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Jesus was the greatest gift of Judaism

April 6, 2007
From the Toronto Sun
Why was Jesus condemned to death? How is it that a man like this ended up on the cross? What were the motives of those responsible for Jesus' death? Who killed Jesus? What killed Jesus... and what vicious circles of violence continue to crucify him today among his brothers and sisters of the human family?
It is not possible to accept the complete innocence of the Jewish authorities in Christ's death and along with it the claim about the purely political nature of Christ's condemnation.
Religious authorities and political authorities, the heads of the Jewish Sanhedrin and the Roman procurator, both participated, for different reasons, in Christ's condemnation. Jesus was condemned for religious reasons, which, however, were put into political terms to better convince the Roman procurator.
Anyone who tries to rewrite history or rewrite the Gospel stories of Jesus' suffering and death is unfaithful to history and dishonest in applying lessons of the past to contemporary situations There is a haunting question about the meaning of Good Friday, a question that has resounded throughout history. Where was God in the midst of this disaster on Calvary? A question that even cried out from the wood of the cross, where are you? Have you really forgotten me? Elie Wiesel writes about that same question which was also asked in the death camp of Auschwitz. He describes the scene for us in his book, Night.
"The three victims mounted together onto the chairs. The three necks were placed in the same moment within the nooses. 'Long live liberty!' cried two adults. But the child was silent. 'Where is God? Where is He?' someone behind me asked. At a sign from the head of the camp, the three chairs tipped over. Total silence throughout the camp. On the horizon, the sun was setting. 'Bare your heads!' yelled the head of the camp. His voice was raucous. We were weeping. 'Cover your heads!' Then the march past the dead men began. The two adults were no longer alive. Their tongues hung swollen, blue-tinged. But the third rope was still moving; being so light, the child was still alive ... For more than half an hour he stayed there struggling between life and death, dying in slow agony under our eyes. And we had to look him full in the face. He was still alive when I passed in front of him. His tongue was still red, his eyes not yet glazed. Behind me, I heard the same man asking, 'Where is God? Here He is -- He is hanging on this gallows...'"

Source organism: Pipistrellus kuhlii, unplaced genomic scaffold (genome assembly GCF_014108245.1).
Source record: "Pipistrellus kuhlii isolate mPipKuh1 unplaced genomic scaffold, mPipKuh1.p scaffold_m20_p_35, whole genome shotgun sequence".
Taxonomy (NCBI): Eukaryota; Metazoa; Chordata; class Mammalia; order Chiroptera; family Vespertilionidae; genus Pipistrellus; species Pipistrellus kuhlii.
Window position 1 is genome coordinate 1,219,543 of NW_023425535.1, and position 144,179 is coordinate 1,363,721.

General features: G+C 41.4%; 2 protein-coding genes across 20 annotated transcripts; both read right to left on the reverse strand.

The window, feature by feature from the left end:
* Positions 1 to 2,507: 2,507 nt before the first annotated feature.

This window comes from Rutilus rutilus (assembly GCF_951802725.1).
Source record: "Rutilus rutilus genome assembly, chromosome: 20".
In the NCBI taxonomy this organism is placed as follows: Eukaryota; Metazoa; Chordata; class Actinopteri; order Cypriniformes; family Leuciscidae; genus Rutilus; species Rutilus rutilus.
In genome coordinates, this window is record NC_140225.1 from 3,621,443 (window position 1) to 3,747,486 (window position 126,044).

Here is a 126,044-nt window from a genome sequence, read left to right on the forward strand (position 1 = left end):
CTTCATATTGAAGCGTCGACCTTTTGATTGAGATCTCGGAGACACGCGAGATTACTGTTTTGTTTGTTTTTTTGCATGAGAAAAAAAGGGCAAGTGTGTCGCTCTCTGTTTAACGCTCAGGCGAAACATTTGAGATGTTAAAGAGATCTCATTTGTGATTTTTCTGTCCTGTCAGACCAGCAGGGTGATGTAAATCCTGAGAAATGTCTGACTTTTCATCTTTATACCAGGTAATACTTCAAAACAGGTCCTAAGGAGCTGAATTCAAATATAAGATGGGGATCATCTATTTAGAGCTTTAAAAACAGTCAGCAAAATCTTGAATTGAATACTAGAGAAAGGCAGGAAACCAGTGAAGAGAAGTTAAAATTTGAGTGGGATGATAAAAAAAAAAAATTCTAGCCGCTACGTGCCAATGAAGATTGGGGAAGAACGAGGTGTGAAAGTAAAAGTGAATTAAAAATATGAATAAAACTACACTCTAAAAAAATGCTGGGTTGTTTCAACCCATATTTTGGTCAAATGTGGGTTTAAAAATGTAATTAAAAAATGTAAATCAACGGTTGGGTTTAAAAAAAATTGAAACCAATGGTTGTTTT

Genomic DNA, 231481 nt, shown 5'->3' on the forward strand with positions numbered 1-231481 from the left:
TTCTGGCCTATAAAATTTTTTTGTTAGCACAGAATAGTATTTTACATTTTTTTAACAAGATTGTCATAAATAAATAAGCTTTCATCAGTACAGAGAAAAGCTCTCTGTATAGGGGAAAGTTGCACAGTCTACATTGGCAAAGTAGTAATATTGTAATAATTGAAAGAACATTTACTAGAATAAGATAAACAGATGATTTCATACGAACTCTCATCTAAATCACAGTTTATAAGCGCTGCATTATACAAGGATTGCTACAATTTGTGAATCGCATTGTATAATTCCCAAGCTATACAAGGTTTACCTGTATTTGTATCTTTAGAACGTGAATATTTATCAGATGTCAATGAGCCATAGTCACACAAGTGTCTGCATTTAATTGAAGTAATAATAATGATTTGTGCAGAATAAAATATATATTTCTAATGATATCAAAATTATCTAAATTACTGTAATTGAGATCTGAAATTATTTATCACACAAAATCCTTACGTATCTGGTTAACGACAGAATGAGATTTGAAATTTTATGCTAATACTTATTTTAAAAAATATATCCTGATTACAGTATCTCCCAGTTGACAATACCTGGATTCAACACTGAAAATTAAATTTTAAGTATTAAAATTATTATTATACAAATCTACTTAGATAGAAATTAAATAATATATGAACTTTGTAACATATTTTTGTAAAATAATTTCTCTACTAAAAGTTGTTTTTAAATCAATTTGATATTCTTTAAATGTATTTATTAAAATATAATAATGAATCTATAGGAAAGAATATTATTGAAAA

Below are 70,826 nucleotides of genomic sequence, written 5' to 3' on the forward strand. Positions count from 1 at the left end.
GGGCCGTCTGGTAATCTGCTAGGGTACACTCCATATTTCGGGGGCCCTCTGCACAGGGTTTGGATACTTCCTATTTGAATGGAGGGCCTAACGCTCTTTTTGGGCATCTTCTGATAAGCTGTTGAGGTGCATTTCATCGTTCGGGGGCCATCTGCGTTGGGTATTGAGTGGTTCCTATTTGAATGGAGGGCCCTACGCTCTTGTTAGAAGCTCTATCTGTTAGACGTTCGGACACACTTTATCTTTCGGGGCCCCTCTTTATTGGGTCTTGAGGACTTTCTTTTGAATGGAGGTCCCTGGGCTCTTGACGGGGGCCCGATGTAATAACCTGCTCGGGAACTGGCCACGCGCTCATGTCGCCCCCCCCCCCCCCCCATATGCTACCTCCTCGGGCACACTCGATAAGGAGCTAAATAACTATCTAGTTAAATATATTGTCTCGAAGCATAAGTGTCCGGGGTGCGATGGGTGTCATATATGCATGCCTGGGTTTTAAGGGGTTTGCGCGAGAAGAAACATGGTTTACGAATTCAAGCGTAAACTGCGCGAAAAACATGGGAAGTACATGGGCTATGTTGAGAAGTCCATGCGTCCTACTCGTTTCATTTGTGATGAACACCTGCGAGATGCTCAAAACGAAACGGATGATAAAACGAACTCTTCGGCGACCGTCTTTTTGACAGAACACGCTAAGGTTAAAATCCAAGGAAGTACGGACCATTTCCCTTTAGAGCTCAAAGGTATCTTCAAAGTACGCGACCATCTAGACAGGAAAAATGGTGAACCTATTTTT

Good Friday shows us where God is: Hanging on the wood of the cross in Jerusalem, and on the crosses throughout the world where people are unjustly accused, are put to death out of anger, violence, jealousy, hatred. Jesus hangs on the cross -- the naked, broken body of a young man, a symbol of divine failure, vulnerability and loss, and from the cross, he stops the vicious cycle of evil and violence that we have continued for centuries.
We must learn from what happened to Jesus and ask ourselves not only about the identity of those who tried, condemned and killed Him long ago, but also what killed Jesus and what vicious circles of violence, brutality and hatred continue to crucify Him today in His brothers and sisters of the human family.
Our Christian faith tells us we are all responsible for Jesus' death with our sins. Jesus was and remains, despite everything, the greatest gift of Judaism to the world, a gift for which the Jews have paid an enormous price.
Christians and Jews who fail to deal with the scriptures in a mature way, and simply promote an ignorance of history do not help to build bridges and repair the real damage of anti-Semitism that is alive once again in the world.